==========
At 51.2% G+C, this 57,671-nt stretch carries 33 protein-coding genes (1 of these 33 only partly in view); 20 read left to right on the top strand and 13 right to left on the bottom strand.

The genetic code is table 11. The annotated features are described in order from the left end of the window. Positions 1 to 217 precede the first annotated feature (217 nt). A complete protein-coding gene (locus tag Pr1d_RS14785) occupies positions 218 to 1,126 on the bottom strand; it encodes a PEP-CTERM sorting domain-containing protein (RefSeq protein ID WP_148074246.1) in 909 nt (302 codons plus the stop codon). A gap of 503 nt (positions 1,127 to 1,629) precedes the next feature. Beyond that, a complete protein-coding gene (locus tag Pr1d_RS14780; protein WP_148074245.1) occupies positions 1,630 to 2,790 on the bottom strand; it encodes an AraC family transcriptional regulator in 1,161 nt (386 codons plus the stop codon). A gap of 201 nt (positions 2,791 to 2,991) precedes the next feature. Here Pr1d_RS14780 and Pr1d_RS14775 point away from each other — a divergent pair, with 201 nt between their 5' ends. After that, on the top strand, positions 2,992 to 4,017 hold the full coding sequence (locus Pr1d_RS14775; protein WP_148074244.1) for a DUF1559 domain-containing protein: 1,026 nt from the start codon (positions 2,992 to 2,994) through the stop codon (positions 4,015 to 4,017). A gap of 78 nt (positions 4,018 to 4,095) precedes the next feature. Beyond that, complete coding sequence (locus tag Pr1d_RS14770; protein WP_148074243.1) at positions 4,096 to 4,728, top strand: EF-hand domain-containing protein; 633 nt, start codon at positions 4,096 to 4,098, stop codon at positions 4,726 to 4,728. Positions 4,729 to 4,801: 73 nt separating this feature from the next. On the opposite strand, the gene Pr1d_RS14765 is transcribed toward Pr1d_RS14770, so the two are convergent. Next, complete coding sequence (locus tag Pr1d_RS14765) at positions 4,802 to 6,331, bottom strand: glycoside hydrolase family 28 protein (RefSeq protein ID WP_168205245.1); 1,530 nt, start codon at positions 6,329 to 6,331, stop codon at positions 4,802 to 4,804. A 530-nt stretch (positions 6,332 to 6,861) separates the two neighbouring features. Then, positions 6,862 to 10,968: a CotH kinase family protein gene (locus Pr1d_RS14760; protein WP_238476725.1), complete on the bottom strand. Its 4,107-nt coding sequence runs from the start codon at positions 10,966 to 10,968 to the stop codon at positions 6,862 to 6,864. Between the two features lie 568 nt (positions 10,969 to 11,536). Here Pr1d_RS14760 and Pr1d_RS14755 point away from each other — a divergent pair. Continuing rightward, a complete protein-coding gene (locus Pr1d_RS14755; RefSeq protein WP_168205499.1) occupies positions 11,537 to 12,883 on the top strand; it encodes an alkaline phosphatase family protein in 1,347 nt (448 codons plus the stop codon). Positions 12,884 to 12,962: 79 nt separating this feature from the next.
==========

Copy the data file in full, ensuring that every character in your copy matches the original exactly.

At 51.2% G+C, this 57,671-nt stretch carries 33 protein-coding genes (1 of these 33 only partly in view); 20 read left to right on the top strand and 13 right to left on the bottom strand.

The genetic code is table 11. The annotated features are described in order from the left end of the window. Positions 1 to 217 precede the first annotated feature (217 nt). A complete protein-coding gene (locus tag Pr1d_RS14785) occupies positions 218 to 1,126 on the bottom strand; it encodes a PEP-CTERM sorting domain-containing protein (RefSeq protein ID WP_148074246.1) in 909 nt (302 codons plus the stop codon). A gap of 503 nt (positions 1,127 to 1,629) precedes the next feature. Beyond that, a complete protein-coding gene (locus tag Pr1d_RS14780; protein WP_148074245.1) occupies positions 1,630 to 2,790 on the bottom strand; it encodes an AraC family transcriptional regulator in 1,161 nt (386 codons plus the stop codon). A gap of 201 nt (positions 2,791 to 2,991) precedes the next feature. Here Pr1d_RS14780 and Pr1d_RS14775 point away from each other — a divergent pair, with 201 nt between their 5' ends. After that, on the top strand, positions 2,992 to 4,017 hold the full coding sequence (locus Pr1d_RS14775; protein WP_148074244.1) for a DUF1559 domain-containing protein: 1,026 nt from the start codon (positions 2,992 to 2,994) through the stop codon (positions 4,015 to 4,017). A gap of 78 nt (positions 4,018 to 4,095) precedes the next feature. Beyond that, complete coding sequence (locus tag Pr1d_RS14770; protein WP_148074243.1) at positions 4,096 to 4,728, top strand: EF-hand domain-containing protein; 633 nt, start codon at positions 4,096 to 4,098, stop codon at positions 4,726 to 4,728. Positions 4,729 to 4,801: 73 nt separating this feature from the next. On the opposite strand, the gene Pr1d_RS14765 is transcribed toward Pr1d_RS14770, so the two are convergent. Next, complete coding sequence (locus tag Pr1d_RS14765) at positions 4,802 to 6,331, bottom strand: glycoside hydrolase family 28 protein (RefSeq protein ID WP_168205245.1); 1,530 nt, start codon at positions 6,329 to 6,331, stop codon at positions 4,802 to 4,804. A 530-nt stretch (positions 6,332 to 6,861) separates the two neighbouring features. Then, positions 6,862 to 10,968: a CotH kinase family protein gene (locus Pr1d_RS14760; protein WP_238476725.1), complete on the bottom strand. Its 4,107-nt coding sequence runs from the start codon at positions 10,966 to 10,968 to the stop codon at positions 6,862 to 6,864. Between the two features lie 568 nt (positions 10,969 to 11,536). Here Pr1d_RS14760 and Pr1d_RS14755 point away from each other — a divergent pair. Continuing rightward, a complete protein-coding gene (locus Pr1d_RS14755; RefSeq protein WP_168205499.1) occupies positions 11,537 to 12,883 on the top strand; it encodes an alkaline phosphatase family protein in 1,347 nt (448 codons plus the stop codon). Positions 12,884 to 12,962: 79 nt separating this feature from the next.